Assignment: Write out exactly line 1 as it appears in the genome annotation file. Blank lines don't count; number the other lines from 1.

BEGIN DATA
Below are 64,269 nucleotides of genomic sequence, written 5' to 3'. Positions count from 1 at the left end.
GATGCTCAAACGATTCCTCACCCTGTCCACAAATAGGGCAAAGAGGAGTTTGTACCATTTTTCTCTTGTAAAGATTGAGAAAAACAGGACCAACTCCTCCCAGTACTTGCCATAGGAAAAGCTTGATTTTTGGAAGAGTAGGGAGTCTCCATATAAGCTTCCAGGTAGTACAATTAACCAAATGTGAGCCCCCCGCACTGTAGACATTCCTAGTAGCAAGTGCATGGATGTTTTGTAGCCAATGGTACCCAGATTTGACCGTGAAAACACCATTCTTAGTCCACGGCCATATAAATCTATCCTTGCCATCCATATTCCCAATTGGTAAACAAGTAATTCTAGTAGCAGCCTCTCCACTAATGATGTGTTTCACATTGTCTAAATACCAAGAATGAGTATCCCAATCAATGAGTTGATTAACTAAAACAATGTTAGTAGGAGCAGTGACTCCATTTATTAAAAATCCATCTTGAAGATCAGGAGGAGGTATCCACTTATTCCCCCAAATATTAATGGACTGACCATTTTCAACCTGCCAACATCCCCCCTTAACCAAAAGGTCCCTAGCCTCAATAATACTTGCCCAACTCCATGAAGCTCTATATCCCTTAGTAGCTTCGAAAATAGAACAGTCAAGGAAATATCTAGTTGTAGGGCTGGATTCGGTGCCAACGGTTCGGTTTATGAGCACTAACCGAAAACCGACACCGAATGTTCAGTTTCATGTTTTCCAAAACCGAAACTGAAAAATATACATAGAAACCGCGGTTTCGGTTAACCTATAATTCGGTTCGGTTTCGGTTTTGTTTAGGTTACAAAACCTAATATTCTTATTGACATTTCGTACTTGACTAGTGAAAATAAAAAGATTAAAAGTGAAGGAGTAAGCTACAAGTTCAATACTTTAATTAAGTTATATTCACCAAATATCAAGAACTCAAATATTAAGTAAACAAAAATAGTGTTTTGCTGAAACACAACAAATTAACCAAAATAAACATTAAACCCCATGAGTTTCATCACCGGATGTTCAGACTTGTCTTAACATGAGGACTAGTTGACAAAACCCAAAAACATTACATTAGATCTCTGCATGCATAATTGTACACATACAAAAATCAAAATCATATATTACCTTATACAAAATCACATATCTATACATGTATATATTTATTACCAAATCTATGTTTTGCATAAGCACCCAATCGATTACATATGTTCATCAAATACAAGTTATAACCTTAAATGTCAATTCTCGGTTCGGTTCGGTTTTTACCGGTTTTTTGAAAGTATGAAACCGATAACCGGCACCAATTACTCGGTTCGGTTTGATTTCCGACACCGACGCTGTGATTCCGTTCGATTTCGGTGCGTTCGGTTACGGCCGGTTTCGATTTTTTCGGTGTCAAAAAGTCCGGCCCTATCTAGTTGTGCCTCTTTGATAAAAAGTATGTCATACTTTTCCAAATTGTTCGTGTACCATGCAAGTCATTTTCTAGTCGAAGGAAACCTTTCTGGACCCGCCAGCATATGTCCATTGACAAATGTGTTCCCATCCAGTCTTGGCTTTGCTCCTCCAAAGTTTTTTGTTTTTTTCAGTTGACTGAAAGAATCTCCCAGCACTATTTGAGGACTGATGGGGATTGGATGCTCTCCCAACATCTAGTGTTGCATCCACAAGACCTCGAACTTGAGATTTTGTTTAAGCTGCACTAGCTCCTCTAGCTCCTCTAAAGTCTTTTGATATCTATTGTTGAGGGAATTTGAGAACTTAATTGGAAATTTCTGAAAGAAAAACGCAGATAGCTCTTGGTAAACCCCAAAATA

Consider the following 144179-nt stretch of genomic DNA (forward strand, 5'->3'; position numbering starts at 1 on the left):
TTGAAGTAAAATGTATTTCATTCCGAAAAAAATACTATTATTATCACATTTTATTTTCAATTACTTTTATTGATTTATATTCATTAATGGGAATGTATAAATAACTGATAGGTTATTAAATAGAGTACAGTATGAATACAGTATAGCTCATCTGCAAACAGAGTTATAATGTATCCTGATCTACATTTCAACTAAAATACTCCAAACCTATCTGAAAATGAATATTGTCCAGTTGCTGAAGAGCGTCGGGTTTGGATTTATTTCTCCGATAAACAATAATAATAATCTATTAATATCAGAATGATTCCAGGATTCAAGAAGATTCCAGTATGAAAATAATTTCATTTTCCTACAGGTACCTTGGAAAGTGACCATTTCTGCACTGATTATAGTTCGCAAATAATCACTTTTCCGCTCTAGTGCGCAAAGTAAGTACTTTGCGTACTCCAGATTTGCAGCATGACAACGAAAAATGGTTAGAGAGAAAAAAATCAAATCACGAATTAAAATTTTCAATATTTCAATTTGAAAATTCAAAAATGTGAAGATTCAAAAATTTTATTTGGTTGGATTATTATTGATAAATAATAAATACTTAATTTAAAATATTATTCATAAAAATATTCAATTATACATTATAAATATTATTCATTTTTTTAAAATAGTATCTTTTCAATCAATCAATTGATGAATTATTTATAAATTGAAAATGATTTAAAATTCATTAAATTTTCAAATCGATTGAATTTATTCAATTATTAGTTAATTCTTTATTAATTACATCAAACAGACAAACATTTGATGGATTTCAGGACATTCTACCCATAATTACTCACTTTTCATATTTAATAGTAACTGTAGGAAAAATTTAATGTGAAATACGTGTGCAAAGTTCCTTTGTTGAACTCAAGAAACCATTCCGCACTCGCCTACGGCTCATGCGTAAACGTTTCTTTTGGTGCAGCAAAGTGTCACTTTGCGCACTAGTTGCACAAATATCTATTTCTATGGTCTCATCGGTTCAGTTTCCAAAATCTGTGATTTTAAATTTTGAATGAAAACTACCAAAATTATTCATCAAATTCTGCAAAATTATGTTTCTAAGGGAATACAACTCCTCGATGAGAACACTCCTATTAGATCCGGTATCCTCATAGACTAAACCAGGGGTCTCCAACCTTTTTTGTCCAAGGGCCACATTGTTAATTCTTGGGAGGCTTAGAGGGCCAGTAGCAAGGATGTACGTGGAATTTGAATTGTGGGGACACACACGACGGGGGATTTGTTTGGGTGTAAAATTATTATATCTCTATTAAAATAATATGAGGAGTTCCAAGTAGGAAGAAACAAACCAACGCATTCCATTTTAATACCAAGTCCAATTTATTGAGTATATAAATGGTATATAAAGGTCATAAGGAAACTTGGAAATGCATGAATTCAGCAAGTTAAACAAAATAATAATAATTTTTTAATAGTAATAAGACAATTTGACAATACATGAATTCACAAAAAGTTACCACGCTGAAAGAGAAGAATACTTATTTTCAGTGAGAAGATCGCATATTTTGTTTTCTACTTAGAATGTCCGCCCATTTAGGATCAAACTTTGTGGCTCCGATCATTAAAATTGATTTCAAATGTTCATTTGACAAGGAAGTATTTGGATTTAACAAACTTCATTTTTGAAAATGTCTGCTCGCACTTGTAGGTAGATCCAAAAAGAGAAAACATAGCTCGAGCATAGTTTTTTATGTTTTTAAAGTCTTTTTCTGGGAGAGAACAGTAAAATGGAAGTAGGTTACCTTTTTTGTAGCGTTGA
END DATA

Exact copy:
Below are 64,269 nucleotides of genomic sequence, written 5' to 3'. Positions count from 1 at the left end.